About this Song
The constant battle of progress versus conservation continues as we try to shape our world and compete in the modern age whilst enjoying our natural heritage.
The song takes us through a birdseye view of a year in the life of the Chilterns, starting with winter and spring on Chinnor Hill, summer on Dunstable Downs and the surrounding area in the second verse, and finishing with autumn and winter at Chinnor. The redwings remain undisturbed feeding from the berries there but for how long?
We are lucky to live in an area of mainly unspoilt beauty in a landscape which has been dominated by chalk for thousands of years. A few years ago, to mark an important birthday, I went on a balloon trip from Great Missenden that took me over Chinnor Hill and Bledlow Ridge, following the route of part of the ancient Icknield Way which there combines with the Ridgway. This chalky landscape supports a host of wildlife and in other areas has led to the start of many industries. Chalk for cement is still quarried at Kensworth as is 'freestone' at Totternhoe for decorative building and sculpting. In Medieval times the properties of chalk enabled part of Dunstable Downs to be turned into a rabbit warren which is now protected by English Heritage. In the past chalk was also used for whiting to make whitewash, but this industry had died out by the 1960's.
Industry, of course, brought more demands on transport. In Dunstable, for instance, the railway arrived in 1858, much to the concern of the coachmen, who feared a loss of business, and who hastily dug out the chalk cutting in the attempt to make the roadways more accessible and attractive. But although the railway proved to be popular, eventually Dunstable North Station (the subject of Flanders & Swan's song 'Slow train' of 1964) became a victim of Beeching's cull and was closed forever in 1965. The subsequent increase in road traffic has resulted in severe congestion which various schemes have failed to resolve. A recent solution has been to re-open the old rail route but as a road on which to run a super-fast bus shuttle to Luton. It seems that Dunstable will remain one of the largest towns in the South East to have no rail station.
The Whipsnade chalk lion was designed by R.B. Brook-Groves in 1931 and carved out of the chalk grassland on Dunstable Downs as a landmark advertisement for Whipsnade Zoo. The Zoo was an offshoot of the established London Zoo, and opened as a zoological park in 1931 on the site of a derelict farm acquired in 1928. In the Second World War it was cleverly disguised with netting, turf and paint. It was renovated in 2005 when the lighting was repaired, at which time it was discovered that it had been colonized by wallabies and cavies, all living happily in harmony!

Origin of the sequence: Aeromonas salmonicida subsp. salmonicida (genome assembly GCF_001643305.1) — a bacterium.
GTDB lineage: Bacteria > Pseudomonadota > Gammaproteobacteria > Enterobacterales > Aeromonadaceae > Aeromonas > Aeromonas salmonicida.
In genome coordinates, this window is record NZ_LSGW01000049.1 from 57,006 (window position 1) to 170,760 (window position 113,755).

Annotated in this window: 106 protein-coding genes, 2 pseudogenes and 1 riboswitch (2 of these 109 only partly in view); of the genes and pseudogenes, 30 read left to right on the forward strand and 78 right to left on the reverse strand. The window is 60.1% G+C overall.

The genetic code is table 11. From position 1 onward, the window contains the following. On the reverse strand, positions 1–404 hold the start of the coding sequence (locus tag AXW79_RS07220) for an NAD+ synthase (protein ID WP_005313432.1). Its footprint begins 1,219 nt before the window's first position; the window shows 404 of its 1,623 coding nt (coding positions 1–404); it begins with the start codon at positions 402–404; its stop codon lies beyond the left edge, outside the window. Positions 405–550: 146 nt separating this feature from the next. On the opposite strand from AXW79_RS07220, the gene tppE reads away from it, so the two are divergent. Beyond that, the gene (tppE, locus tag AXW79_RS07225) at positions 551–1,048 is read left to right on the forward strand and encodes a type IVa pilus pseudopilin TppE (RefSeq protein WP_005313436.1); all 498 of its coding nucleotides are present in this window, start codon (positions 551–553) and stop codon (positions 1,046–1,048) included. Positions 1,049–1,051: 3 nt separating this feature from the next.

Dunstable Downs is also the home of the London Gliding Company, established in 1930. In 1938 a new world record was made there for the longest endurance flight in a two-seater glider. Another favourite pastime on the Downs is the flying of kites and paragliding over the landscape which is a National Trust site. The red kites have also discovered this natural playground.
Little did I know in 2008 that my balloon trip would reveal to me some of the beautiful countryside that soon was to be the subject of discussion by civil engineers. The highly controversial proposed route of the HS2 which, on completion, will link London to Birmingham is, of course, on everybody's mind at present. Almost every part of the route has provoked objections from somebody, not least the Wildlife Conservationalists. A Parliamentary debate that took place in October 2011 did not result in the abandonment of the scheme, and on 10.1.12 the Government gave the go-ahead to it. HS2 Ltd. are now compiling a Hybrid Bill to be debated in Parliament by the end of 2013 with a view to receiving Royal Assent by 2015. The UK, it seems, must have a high speed rail network to compete with Europe and the long-term plan is to open the HS2 in 2026.